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Local Soccer Team Unites Iraqis

Initiative reflects the love of the game that's felt so strongly in their homeland

It's a hand-stitched No. 5 soccer ball - the type professionals use - that his community soccer team plays with. Midfielder Ali Alkassab turns over the ball to show off its imprimatur.

He can imitate Pelé and Maradona, but he hasn't always played with a ball like this. He recalls that his first soccer ball as a child in his native Iraq was a flattened soft-drink can.

Fellow Iraqi Montrealer Salam El-Mousawi, who coaches the local community team, says his father's generation even used slaughtered goats' bladders as balls. Iraqis are so keen on soccer, he says, they'll play with anything "as long as it rolls."

The members of Babylon, a team composed primarily of Iraqi Montrealers.

So it's no small joy to them that on July 13, the Iraqi national team played its first home soccer match in Baghdad since the U.S.-led invasion in 2003.

"The Shaab stadium has a seating capacity of 45,000, but there were 65,000 people that day," El-Mousawi said.

The national team played an earlier match in northern Iraq on July 10. The Iraqis won both matches, lifting the whole country into a celebratory mood despite the unabated violence.

"What soccer has done for Iraqis, politicians and other countries haven't," said Omar Zaky, an engineering student who switches between goalie and attacker in the Montreal community team.

According to El-Mousawi, soccer has become even more important to Iraqis since the war.

"Soccer is the only enjoyment they have," he explained. "It gives them hope and unifies them."

Zaky jokes about how soccer distracts even the insurgents.

"When a soccer match is on, the bombers go watch TV," he said.

El-Mousawi and Alkassab are Shiites and Zaky is a Sunni. In Iraq's communal powder keg, they might have been fighting each other, but on the soccer field the only thing they care about is bending the ball.

According to El-Mousawi, he and a group of Iraqi friends decided to start a community soccer team in Montreal because they wanted something that would give them a good image.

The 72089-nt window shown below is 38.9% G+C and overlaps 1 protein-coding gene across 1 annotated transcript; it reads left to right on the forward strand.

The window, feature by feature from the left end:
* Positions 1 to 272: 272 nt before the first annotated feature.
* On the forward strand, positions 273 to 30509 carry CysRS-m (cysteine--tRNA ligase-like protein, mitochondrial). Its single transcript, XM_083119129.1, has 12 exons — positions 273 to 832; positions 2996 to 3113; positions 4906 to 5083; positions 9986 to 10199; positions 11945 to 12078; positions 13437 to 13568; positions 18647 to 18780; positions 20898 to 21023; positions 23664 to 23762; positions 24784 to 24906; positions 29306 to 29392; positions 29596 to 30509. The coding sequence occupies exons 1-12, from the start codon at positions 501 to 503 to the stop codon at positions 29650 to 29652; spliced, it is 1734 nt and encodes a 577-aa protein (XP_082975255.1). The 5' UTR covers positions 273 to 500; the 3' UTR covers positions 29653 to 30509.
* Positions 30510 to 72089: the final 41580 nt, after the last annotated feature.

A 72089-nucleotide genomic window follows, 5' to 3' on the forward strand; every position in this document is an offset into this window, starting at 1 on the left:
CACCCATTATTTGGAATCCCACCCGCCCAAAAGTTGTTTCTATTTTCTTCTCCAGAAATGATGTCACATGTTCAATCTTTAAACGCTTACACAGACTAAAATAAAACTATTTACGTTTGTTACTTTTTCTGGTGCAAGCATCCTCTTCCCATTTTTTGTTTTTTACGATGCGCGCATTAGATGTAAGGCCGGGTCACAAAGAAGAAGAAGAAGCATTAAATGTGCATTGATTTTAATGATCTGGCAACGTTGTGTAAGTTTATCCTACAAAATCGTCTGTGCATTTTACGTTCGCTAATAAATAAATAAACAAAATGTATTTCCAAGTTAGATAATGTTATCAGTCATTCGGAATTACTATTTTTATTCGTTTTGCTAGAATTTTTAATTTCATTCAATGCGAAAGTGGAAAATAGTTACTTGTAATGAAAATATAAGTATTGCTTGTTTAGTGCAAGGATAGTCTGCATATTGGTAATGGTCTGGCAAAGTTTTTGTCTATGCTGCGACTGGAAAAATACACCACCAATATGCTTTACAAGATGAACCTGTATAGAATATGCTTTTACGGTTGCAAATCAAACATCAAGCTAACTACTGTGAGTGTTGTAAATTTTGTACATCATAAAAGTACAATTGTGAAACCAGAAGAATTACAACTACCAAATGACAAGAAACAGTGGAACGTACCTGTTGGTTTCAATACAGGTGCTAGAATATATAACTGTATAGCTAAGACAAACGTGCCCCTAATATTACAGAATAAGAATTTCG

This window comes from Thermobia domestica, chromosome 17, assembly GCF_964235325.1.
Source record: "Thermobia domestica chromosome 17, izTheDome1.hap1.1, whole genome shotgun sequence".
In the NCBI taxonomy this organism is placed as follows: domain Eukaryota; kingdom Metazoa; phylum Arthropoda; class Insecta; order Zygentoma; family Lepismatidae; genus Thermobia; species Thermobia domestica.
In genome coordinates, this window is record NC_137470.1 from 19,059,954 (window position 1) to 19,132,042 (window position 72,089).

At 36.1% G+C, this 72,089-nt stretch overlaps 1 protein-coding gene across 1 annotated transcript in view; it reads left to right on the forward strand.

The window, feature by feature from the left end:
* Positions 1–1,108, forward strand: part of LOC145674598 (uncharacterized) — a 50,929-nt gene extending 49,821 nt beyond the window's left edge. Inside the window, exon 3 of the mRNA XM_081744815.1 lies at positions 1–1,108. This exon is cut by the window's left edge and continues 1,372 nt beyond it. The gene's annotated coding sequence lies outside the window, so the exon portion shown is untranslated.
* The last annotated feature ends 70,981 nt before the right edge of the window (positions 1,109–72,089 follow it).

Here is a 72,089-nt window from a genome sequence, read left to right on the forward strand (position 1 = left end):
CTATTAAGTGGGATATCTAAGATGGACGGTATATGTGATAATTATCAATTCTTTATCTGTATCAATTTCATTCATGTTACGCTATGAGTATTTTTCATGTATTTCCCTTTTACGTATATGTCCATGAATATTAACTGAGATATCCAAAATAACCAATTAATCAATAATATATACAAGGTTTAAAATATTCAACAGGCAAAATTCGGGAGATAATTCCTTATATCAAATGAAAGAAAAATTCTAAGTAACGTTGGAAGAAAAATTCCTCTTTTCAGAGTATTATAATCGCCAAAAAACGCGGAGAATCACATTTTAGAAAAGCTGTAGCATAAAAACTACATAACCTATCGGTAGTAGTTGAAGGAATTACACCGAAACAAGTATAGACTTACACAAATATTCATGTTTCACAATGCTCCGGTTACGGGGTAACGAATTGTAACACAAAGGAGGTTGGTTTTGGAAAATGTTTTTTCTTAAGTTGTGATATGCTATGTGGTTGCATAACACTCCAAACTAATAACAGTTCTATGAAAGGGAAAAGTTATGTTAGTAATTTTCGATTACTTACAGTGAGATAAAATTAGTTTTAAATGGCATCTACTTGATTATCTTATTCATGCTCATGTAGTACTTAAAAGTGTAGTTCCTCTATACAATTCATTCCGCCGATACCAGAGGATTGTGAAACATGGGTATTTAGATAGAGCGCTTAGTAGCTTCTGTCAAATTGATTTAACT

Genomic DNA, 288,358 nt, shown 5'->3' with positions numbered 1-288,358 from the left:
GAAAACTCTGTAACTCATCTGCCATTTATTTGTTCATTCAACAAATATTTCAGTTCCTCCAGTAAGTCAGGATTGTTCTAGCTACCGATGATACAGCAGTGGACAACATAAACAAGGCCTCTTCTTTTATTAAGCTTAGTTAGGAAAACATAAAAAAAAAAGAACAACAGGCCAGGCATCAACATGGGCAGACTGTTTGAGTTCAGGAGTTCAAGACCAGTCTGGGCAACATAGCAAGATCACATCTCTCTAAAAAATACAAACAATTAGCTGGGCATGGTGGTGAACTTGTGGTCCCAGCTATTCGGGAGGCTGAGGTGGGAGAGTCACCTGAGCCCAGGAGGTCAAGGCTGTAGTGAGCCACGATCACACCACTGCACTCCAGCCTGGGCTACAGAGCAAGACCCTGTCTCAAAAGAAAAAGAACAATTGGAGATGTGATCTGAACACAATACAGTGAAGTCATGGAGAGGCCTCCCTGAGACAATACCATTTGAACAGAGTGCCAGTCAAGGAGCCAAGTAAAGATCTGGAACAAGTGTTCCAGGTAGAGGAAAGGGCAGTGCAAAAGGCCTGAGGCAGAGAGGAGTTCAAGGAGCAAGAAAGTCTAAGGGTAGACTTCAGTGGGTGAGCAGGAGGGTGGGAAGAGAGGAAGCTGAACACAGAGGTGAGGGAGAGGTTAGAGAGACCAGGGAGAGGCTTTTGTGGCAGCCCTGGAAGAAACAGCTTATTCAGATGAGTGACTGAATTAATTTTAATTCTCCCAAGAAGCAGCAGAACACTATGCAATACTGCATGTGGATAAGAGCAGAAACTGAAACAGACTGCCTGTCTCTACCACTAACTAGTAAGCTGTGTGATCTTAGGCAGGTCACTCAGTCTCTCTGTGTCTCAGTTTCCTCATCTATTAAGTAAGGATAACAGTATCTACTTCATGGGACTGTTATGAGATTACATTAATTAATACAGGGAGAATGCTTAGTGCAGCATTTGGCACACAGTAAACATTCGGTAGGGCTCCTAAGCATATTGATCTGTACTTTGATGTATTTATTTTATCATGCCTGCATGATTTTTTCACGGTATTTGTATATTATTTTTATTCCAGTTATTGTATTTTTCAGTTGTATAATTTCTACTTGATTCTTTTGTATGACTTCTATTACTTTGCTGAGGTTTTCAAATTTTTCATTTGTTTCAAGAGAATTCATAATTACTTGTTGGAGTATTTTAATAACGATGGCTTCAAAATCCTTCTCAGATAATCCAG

"We wanted to present a nice, peaceful picture of Iraqis," he said. "This was the purest way to go."

The team won the West Island Industrial League tournament in Montreal last winter. El-Mousawi wants the team to grow, but finances are a problem. For the moment, team members are students or amateurs with day jobs.

"We pay for everything ourselves," he said. "We have no sponsors."

They chose the name Babylon for the team because the reference has the same unifying power as soccer.

"Babylon refers to one of the oldest civilizations in the world and every Iraqi is proud of it," El-Mousawi said.

The Babylon team has even had Kurdish players in the past. According to El-Mousawi, the Iraqi national team is as diverse. His all-time favourite player, Ammo Baba (Emmanuel Baba Dawud), who became one of Iraq's most revered coaches, was Christian.

"Ammo Baba had family in North America, but he never wanted to leave Iraq. He vowed to die there," El-Mousawi said of the Iraqi soccer legend, who passed away this year.

Ammo Baba is buried at the Shaab stadium in Baghdad.

Alkassab's favourite player is Hawar Mullah Mohammed, a Kurd. Mohammed was the much idolized hero of Iraq's 2007 Asian Cup victory.

In the last decade, winning the Asian Cup has been one of the high points in a country ravaged by Saddam Hussein's tyranny, economic sanctions and war.

Zaky recollects how jubilant the Iraqi community in Montreal was after watching the match.

"We all went out for a meal and then went to the Old Port and Mount Royal to celebrate," he said. "It was a parade."

Ali Al-Kassab (right) of team Babylon competes at the Catalogna Soccerplexe in Lachine.

Soccer, it appears, not only unifies the country but also brings families together in front of their television sets. Alkassab says Iraqi women, even if they rarely play soccer, are as avid spectators as the men.

"When there's a match, everybody watches," he said. "It's the culture."

And Iraqi boys pick up the game quickly. El-Mousawi's two young boys have already taken to kicking the ball around. Sometimes they break things in the house, but far from getting angry, El-Mousawi says he joins them.

"It's our heritage," he explained.

Alkassab maintains the game is so popular in Iraq because of its simplicity.

"All you need is a ball," he said. "In Iraq, we sometimes even play barefoot."

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